Something had been in the night and rubbish was strewn all across the grass. I hadn’t heard anything myself but there were crisp packets and beer cans and polystyrene trays scattered around the tent, our carrier bags torn open. We’d spotted some deer up in the hills a few days earlier but it could just as easily have been a fox or a badger or one of the other beasts that roamed around out there. I scanned the ground for human footprints and felt my blood go down when there were none to be found.
I pulled my head back inside the tent and wriggled into my jeans.
I must have disturbed Mikey. He mumbled something.
‘What’s that?’ I asked.
He unzipped the door to the sleeping area and stuck his head out, a mess of greasy hair and beard.
‘What’s going on?’ he asked.
‘Nothing’s going on. I’m just getting up.’
‘You don’t mind if I go back to bed?’
I told him to knock himself out and I crawled outside. The morning air nipped at my bare torso and I slid on dew as I skipped around, picking up the rubbish and stuffing it into a fresh bag. Once I’d tidied up I got the gas stove out from the tent and made myself some coffee. I sat on the groundsheet and rolled a fag while the coffee pot boiled.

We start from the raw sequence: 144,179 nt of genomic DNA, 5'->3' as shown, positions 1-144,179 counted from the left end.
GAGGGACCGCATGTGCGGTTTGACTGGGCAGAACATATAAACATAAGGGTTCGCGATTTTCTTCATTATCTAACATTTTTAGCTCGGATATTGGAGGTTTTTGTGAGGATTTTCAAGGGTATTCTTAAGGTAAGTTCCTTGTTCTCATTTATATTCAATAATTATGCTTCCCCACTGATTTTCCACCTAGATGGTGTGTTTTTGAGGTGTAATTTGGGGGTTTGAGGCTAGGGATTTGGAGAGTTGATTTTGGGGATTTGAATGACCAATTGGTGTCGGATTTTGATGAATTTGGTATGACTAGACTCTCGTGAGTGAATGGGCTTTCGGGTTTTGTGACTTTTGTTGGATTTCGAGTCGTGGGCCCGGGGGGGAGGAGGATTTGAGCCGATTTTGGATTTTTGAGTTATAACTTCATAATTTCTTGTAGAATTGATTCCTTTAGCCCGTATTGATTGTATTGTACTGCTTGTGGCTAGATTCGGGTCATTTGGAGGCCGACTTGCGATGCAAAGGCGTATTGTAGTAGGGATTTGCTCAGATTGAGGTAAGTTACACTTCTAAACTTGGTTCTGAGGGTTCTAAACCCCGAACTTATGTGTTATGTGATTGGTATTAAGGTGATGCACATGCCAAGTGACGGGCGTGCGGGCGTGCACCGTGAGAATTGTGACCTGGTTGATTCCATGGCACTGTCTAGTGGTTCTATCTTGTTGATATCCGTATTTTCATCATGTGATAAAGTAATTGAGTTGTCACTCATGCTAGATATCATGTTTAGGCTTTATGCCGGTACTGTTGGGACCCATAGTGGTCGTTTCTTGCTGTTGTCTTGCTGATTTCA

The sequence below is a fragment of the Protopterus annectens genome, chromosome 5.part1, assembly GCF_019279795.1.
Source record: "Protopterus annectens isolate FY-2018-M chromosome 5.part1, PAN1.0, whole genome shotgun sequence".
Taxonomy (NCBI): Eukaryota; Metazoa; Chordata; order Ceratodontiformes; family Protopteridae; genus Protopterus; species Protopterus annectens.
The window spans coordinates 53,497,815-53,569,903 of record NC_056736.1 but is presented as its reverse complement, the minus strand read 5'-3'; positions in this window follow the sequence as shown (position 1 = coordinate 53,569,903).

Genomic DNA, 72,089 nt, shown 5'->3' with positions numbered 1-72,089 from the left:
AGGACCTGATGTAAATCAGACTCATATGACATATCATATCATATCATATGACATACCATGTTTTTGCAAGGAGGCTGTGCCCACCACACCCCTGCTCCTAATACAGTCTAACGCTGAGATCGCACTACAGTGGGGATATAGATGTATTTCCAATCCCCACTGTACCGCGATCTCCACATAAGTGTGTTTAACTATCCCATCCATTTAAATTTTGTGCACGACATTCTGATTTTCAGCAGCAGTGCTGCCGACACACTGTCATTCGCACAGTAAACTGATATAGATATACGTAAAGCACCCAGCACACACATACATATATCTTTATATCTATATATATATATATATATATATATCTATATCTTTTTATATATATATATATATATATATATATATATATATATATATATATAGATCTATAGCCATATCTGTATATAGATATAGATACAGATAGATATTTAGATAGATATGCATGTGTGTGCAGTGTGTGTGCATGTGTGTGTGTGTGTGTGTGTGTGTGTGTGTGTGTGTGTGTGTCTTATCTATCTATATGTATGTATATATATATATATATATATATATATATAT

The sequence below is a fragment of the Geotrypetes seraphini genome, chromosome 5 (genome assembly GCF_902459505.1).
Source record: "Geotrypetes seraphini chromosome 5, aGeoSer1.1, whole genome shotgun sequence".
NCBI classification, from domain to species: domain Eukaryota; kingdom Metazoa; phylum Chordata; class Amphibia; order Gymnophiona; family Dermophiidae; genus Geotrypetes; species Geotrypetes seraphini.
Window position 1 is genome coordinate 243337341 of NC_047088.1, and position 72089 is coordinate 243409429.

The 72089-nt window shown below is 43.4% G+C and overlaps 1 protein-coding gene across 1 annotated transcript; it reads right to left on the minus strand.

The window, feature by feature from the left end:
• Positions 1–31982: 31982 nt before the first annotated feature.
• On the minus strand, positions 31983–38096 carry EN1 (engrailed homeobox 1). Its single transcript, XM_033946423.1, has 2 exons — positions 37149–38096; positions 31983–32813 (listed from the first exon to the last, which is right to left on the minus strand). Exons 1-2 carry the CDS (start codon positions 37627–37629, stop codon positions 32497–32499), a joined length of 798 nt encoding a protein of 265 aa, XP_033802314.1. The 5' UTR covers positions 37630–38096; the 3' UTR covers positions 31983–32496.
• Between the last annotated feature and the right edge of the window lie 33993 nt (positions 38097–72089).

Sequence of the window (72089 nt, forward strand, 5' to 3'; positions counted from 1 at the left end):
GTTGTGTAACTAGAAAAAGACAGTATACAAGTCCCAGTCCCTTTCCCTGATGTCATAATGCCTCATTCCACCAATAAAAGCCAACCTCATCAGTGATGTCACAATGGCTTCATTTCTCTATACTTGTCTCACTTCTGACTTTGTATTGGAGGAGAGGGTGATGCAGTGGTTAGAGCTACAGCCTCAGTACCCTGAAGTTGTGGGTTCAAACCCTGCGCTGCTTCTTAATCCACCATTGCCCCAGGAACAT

A bird of prey swooped out from behind one of the mountains that flanked the meadow, flying in wide arcs, in perfect curves. I hoped it would spot some fluffy wee rodent down in the meadow, maybe even whatever it was that ripped apart our rubbish bag. I wanted to see it dive towards the earth and snatch up its prey. It didn’t though. I kept my eye trained on it until it went behind the mountain again, and then the coffee pot was whistling so I poured some coffee out into my tin mug and lit the fag.
I relished this quiet time in the morning, before Mikey woke. These were the only moments, apart from when I went to town for supplies, that I had for myself. I’d sit and have my coffee and my fag and listen to Mikey snoring and the mad gurgle of the burn down the hill. There was a road beyond the burn that cars rarely used and a house halfway between us and town. We’d selected the site for its remoteness.
Mikey yawned and began to move around inside the tent. Here we go, I thought. He squeezed past me carrying his boots. Same thing every morning. He’d hop around on the wet grass in his yellowing Y-fronts, trying to squeeze into his boots without untying them, before giving up and throwing them down beside the tent.
I watched his routine and sipped my coffee. It tasted horrible.
‘Fuck it,’ he said, chucking the boots away. He ran his fingers through his long hair and scratched at his beard. ‘Morning then,’ he said.
‘How did you sleep?’ I asked, knowing fine well that he slept like a log, because I was the one who had to listen to his snoring.
‘Good,’ he said, stretching and squatting. ‘Well, not bad. Here, mind if I nick a cup?’